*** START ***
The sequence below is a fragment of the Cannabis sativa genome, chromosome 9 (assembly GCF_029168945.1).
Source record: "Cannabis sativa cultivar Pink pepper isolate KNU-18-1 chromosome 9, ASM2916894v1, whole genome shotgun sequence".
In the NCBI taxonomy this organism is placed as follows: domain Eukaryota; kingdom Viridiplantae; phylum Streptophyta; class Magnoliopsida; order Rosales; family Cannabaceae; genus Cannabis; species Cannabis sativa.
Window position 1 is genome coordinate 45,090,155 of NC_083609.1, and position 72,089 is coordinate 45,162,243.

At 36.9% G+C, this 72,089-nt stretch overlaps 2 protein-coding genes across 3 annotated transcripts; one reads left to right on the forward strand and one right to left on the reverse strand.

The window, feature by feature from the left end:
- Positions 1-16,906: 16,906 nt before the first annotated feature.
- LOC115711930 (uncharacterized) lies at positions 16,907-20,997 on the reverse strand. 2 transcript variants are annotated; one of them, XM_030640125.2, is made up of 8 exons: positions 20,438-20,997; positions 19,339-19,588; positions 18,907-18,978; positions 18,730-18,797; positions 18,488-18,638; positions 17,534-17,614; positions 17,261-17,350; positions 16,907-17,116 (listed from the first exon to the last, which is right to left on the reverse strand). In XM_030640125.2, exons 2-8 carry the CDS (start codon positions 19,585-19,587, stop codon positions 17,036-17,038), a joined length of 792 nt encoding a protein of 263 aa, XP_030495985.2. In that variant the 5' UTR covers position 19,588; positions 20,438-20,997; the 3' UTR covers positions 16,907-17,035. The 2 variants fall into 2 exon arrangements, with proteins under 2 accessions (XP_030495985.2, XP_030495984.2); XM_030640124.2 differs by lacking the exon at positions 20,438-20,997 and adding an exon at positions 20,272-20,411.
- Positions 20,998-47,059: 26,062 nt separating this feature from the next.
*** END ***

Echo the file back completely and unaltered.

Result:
The sequence below is a fragment of the Cannabis sativa genome, chromosome 9 (assembly GCF_029168945.1).
Source record: "Cannabis sativa cultivar Pink pepper isolate KNU-18-1 chromosome 9, ASM2916894v1, whole genome shotgun sequence".
In the NCBI taxonomy this organism is placed as follows: domain Eukaryota; kingdom Viridiplantae; phylum Streptophyta; class Magnoliopsida; order Rosales; family Cannabaceae; genus Cannabis; species Cannabis sativa.
Window position 1 is genome coordinate 45,090,155 of NC_083609.1, and position 72,089 is coordinate 45,162,243.

At 36.9% G+C, this 72,089-nt stretch overlaps 2 protein-coding genes across 3 annotated transcripts; one reads left to right on the forward strand and one right to left on the reverse strand.

The window, feature by feature from the left end:
- Positions 1-16,906: 16,906 nt before the first annotated feature.
- LOC115711930 (uncharacterized) lies at positions 16,907-20,997 on the reverse strand. 2 transcript variants are annotated; one of them, XM_030640125.2, is made up of 8 exons: positions 20,438-20,997; positions 19,339-19,588; positions 18,907-18,978; positions 18,730-18,797; positions 18,488-18,638; positions 17,534-17,614; positions 17,261-17,350; positions 16,907-17,116 (listed from the first exon to the last, which is right to left on the reverse strand). In XM_030640125.2, exons 2-8 carry the CDS (start codon positions 19,585-19,587, stop codon positions 17,036-17,038), a joined length of 792 nt encoding a protein of 263 aa, XP_030495985.2. In that variant the 5' UTR covers position 19,588; positions 20,438-20,997; the 3' UTR covers positions 16,907-17,035. The 2 variants fall into 2 exon arrangements, with proteins under 2 accessions (XP_030495985.2, XP_030495984.2); XM_030640124.2 differs by lacking the exon at positions 20,438-20,997 and adding an exon at positions 20,272-20,411.
- Positions 20,998-47,059: 26,062 nt separating this feature from the next.